Polo’s Parker Wolber (left) reaches for the ball as Milford-Cissna Park’s Alex Barney can’t catch a pass near the end zone during Friday’s 8-man state championship game Friday night at Monmouth College. Wolber came up with two big turnovers in the Marcos’ 50-26 victory.
Polo’s Parker Wolber (left) reaches for the ball as Milford-Cissna Park’s Alex Barney can’t catch a pass near the end zone during Friday’s 8-man state championship game Friday night at Monmouth College. Wolber came up with two big turnovers in the Marcos’ 50-26 victory. — Michael Krabbenhoeft/mkrabbenhoeft@saukvalley.com

MONMOUTH – Parker Wolber wasn’t going to let a little thing like a leg injury slow him down or keep him from doing whatever he could to help Polo win a state championship.

The Marcos junior defensive back was practicing with his team on the turf at Sterling on Tuesday in preparation for Friday’s 8-man football state title tilt with Milford-Cissna Park when his leg bent at an odd angle.

It didn’t hurt him enough to keep him away from the field at Monmouth College on Friday.

“It was bothering me a little bit, but it happens,” Wolber said. “You’ve just got to play through it.

“I was coming out here no matter what, I didn’t care, I was coming out no matter what.”

Wolber had one of the most difficult tasks of anyone on the Polo defense, trying to stop the Bearcats’ speedy wideout Keegan Boyle. Boyle got the best of him on several occasions, churning out 110 receiving yards and four touchdowns.

“I had to give a lot of cushion, a lot of cushion; he’s very fast,” Wolber said. “He comes off the ball really hard. He’s a good player, best receiver I’ve seen all year.”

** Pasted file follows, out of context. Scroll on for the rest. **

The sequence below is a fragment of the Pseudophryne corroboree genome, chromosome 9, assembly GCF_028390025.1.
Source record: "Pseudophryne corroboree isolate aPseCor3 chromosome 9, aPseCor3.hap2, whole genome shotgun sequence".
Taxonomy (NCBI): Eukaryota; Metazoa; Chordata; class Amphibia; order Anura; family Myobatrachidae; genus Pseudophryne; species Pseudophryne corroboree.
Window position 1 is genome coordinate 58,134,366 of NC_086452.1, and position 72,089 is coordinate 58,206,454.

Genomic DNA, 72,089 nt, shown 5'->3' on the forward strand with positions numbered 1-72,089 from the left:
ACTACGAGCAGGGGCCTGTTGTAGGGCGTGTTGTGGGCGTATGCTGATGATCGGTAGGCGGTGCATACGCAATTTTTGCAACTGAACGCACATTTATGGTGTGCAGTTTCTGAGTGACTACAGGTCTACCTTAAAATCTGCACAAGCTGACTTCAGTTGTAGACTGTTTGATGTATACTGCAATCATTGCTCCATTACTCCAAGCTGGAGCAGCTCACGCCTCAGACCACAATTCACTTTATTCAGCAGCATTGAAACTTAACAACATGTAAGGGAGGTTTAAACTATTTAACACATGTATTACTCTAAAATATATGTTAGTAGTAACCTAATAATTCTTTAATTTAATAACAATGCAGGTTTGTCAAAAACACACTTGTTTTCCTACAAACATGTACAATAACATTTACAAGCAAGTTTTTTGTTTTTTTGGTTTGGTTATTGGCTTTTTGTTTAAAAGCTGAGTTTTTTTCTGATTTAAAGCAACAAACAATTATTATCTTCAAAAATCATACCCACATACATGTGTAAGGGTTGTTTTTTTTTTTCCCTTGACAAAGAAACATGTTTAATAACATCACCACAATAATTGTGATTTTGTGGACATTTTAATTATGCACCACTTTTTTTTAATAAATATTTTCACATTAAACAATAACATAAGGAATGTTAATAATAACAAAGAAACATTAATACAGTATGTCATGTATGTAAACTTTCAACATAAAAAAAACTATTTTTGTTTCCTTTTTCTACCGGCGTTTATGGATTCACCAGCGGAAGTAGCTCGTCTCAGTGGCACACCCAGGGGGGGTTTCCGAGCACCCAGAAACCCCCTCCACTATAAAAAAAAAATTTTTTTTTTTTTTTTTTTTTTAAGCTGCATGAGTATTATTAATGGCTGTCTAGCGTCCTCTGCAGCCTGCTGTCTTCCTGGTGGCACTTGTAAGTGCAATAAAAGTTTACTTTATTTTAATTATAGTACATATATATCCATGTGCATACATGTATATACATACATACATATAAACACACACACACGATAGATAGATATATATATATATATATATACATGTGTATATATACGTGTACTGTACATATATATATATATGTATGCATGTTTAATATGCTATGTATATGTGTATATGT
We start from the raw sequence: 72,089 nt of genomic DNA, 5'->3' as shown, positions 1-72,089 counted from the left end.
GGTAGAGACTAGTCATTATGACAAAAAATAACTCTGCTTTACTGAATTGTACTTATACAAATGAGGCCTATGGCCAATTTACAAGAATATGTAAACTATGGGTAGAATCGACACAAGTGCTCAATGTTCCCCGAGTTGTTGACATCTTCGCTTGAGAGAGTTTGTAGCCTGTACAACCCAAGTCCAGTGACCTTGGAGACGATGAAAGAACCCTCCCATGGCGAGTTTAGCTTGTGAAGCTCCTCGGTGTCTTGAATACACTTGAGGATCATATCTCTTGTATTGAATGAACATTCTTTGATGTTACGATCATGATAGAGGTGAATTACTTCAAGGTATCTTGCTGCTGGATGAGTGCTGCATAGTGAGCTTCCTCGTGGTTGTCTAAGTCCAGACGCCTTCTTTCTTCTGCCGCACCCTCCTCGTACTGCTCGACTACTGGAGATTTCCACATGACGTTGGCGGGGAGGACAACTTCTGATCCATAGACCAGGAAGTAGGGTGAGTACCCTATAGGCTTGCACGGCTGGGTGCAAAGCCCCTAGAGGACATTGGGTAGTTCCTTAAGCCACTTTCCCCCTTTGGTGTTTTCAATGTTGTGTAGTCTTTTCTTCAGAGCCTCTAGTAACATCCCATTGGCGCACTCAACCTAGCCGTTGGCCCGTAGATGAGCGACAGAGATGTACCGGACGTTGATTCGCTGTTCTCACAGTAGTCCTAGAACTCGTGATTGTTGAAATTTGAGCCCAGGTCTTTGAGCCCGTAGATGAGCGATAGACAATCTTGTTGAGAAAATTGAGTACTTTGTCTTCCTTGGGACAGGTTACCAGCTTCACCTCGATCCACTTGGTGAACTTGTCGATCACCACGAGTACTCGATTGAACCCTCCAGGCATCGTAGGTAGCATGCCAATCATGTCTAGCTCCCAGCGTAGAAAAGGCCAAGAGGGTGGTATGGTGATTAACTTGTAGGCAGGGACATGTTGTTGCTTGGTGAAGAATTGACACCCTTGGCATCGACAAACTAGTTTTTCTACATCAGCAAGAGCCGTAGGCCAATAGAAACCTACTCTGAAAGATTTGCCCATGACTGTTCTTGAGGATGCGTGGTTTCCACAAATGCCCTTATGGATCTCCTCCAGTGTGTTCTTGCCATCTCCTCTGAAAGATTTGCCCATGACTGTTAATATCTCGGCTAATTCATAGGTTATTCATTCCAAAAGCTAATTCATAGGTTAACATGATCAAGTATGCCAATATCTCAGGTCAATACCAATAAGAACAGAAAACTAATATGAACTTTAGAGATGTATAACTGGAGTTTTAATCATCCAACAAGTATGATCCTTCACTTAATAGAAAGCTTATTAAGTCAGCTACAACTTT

But Wolber got the last laugh, jumping in front of a hook route with 5:11 left in the game for an interception.

“I read it the whole time,” he said. “I knew they were coming after me because I didn’t play too well. But I just read it right, came up and made the play.”

After that pick, the Marcos took over at their own 31, got a couple of first downs to get the ball over midfield and keep the clock moving, and Milford-Cissna Park’s powerful offense never got on the field again.

It was part of the puzzle for the Polo defense to slow down a Bearcats offense that had been rolling all season long. Milford-Cissna Park still found the end zone, but also turned the ball over on downs once, fumbled it away three times, and had that pass intercepted by Wolber.

“It felt great because I finally got one for my teammates,” Wolber said. “We got the win.”

It was not Wolber’s only takeaway. After a Joey Bardell fumble recovery in the end zone put the Marcos up 34-18 with 2:08 left in the third, the Bearcats took over at their own 44 and fumbled the ball two plays later. Wolber hopped on it, and Jace Coffey added an insurance score two plays later.

“They were in a weird formation, I saw them go outside, and Tucker Mumford hit that ball and I just jumped right on top of it,” Wolber said.

He showed no signs of discomfort after the two turnovers, as the large crowd of Polo fans swarmed the field and celebrated and players posed for photos and got their state championship trophy, the first Polo has won in any team sport in school history.

“It means everything,” Wolber said. “That’s why there’s this huge crowd here. It means everything to everybody – the town, the fans, cheerleaders, players, the school, everybody, the coaches, especially Coach [Jeff] Bumsted.”

Championships have a way of lessening the pain.

“It’ll be sore in a little bit, but right now it’s good,” he said.